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Some novels are built to read at break-neck speed, to rush through page after page, to be gobbled up without pausing to chew well. When Tito Loved Clara, the first novel by The New Yorker librarian Jon Michaud, is not one of them.

No, this is a novel to savor, to want to live in for days and days, to learn all about these characters that they will reveal.

Tito is a boy-man who never got over his high school love, Clara. He has lived a life of quiet desperation, helping his building super father and being reliable at the moving company. He is firmly entrenched in his Dominican neighborhood in NYC. He tries to date other women but none move him like that girl. He does reach out to a new tenant with a young son; with her husband out of the country, Tito becomes a babysitter and wishes for more.

While out with the child one day, Tito is seen by Clara. She doesn't approach him but remembers what they meant to each other as the serious girl who loved books found romance with the boy who once caused a swingset accident. Clara has moved out of the neighborhood, married a white man and now lives in New Jersey as a middle class professional.

When Tito realized Clara was special, the passage is a magical accounting of how it can be:

...until high school, when in a process as mysterious and unmeasurable as the growth of fingernails, she re-emerged from the general population of girls to become, first a girl and then, the girl. ... Between classes he looked for her, and when she did appear from the throngs in the halls, he trailed behind her, floating in the wake of her smell -- of gardenias and candy -- like a cartoon character following the scent of a freshly baked pie.
Clara and Thomas have a son but hope for more. Clara has come so far from her grandparents' farm in D.R., where her idyllic life was shattered when her absent father appeared one day to kidnap her and bring her to America. He promised her mother to Clara, but dumped her with his second wife, as abusive as any Dickensian monster, while he tried to keep a hardware store profitable in the neigborhood.

But Clara hasn't really left her family behind. Her man-crazy, volatile half-sister is leaving NYC in a huff to spend some time back in the D.R. with their real mother, who returned there herself after years in America. Her sister leaves with Clara her own teenage daughter, who is repeating family history by being a pregnant, unwed teen.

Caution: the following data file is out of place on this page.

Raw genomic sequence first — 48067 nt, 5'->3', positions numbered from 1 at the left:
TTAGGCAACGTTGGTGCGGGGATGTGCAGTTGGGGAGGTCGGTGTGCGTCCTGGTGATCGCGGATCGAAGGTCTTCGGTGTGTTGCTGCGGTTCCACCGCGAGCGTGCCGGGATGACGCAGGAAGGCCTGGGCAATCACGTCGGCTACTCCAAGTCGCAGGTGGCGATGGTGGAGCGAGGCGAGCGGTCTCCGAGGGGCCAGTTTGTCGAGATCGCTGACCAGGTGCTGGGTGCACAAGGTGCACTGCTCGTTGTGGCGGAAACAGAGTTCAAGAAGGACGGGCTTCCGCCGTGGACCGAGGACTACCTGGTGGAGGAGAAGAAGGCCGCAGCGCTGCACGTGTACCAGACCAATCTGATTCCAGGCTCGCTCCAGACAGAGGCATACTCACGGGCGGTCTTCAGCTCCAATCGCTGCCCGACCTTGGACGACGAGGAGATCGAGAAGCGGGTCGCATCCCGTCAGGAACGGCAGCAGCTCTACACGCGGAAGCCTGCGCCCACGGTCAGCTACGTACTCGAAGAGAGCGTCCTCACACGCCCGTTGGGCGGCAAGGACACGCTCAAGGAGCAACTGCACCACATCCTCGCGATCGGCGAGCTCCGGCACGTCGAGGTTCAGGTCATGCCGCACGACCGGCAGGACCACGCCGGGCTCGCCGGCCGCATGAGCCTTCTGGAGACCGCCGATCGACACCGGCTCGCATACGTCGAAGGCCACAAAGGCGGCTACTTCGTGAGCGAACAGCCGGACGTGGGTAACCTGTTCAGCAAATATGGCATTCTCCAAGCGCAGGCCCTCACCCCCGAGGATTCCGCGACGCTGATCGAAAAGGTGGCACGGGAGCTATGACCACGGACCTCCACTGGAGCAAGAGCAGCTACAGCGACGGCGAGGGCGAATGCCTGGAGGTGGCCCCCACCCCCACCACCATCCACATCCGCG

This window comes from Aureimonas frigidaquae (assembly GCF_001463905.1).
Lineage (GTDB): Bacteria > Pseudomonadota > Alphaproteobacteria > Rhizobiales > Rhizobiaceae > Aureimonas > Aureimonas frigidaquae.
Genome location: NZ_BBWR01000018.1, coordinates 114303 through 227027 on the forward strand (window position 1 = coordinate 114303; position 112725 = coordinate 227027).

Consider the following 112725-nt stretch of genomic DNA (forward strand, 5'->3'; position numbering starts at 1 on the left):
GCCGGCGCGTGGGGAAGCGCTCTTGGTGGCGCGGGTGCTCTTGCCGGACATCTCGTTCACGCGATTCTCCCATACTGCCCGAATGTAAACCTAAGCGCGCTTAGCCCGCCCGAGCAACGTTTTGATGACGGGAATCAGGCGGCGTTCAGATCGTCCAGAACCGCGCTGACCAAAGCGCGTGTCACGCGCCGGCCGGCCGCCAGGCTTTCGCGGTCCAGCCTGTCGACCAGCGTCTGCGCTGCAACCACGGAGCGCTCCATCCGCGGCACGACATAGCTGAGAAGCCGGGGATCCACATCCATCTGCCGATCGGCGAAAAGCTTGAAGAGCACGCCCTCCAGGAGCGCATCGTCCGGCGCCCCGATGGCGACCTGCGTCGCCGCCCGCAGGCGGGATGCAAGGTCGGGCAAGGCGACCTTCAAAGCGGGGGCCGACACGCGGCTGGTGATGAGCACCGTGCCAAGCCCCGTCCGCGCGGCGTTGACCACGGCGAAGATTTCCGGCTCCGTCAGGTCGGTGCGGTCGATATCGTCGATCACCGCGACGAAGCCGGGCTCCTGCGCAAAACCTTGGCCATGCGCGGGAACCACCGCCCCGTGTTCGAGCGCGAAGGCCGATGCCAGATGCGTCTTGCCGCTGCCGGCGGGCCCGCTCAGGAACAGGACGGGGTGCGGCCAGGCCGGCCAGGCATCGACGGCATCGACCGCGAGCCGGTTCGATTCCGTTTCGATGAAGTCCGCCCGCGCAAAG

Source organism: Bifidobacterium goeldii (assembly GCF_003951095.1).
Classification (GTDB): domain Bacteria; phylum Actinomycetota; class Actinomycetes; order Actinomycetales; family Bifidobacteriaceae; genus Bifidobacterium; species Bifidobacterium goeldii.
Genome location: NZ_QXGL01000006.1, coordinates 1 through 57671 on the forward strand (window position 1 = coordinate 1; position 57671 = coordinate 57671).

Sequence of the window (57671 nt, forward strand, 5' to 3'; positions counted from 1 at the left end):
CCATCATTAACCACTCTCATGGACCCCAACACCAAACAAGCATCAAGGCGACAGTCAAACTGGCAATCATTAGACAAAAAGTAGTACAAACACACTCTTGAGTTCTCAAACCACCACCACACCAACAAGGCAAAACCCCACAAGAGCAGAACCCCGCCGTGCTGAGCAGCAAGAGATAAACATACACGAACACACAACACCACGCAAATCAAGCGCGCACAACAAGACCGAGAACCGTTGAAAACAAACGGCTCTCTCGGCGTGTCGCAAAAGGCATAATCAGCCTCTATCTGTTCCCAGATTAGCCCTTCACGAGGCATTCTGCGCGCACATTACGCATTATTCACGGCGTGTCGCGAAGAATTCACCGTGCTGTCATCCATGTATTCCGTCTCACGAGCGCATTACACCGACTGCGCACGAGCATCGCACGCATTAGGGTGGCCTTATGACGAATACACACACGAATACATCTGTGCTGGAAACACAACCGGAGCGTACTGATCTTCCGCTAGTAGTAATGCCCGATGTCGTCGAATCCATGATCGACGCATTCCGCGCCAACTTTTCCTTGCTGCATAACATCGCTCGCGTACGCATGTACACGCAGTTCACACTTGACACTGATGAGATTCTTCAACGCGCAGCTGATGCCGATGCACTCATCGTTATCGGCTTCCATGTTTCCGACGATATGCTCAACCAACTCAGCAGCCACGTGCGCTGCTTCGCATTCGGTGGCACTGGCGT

Clara's husband, Thomas, like Clara is a librarian. But he's been laid off and has drifted into the ultimate betrayal. Although both Clara and Thomas are in a profession that, in part, helps bring order to chaos, they are not able to do the same for their own lives.

While Clara becomes a professional person, Tito's life has been on hold. He's loyal to his family but the kind of life that means for him is hardly the stereotypical American dream:

Sometimes, when he was sitting down to dinner with his parents or dealing with a tenant complaining about the noisy people upstairs or looking for something to do on a Friday night, he felt stagnant and festering, felt that the very simplicity and lack of change were poisoning him. At such times, he always went back to Clara's disappearance as the root of all his problems, as the missed chance to change his life's trajectory. There had been plenty of other girls since then --- (but) Tito didn't want to settle for a woman and he didn't want to feel settled for.
Within that passage is both a brilliant summation of the dead-end lives of immigrants and others living in poverty, especially that which carries on from generation to generation, and the fate of far too many people living in both cities and rural areas. That I can see this fate befalling some of my students in the years to come makes it even more heart-breaking.

But I do realize that how a reader reacts to the situations with Clara and her family, with Thomas and his actions, with Tito and his inability to grow up and move on, may well depend on one's own life experiences, family and culture. Because When Tito Loves Clara is a story of love in so many manifestations, from family to children to the yearning for parents and children, to what is home to each person's heart. And who each reader is makes up how she views life and therefore views who these people are and what happens in their lives. Michaud brilliantly allow each reader to react naturally and whole-heartedly without feeling manipulated into those reactions.

When Tito Loved Clara is a novel that uses beautiful language to convey the ups and downs of real-life situations and that features characters whose lives resonate. Michaud's debut also explores issues surrounding home, its loss, family and cultural assimilation as embodied by these characters and their situations. It is a stunning example of show, not tell, that allows its components to lead to thinking about bigger ideas even while staying true to the call of the storyteller. "What happens next" and "what does it mean" fit perfectly together.

Originally posted to Readers and Book Lovers on Tue Jul 10, 2012 at 07:00 PM PDT.

Also republished by Community Spotlight.

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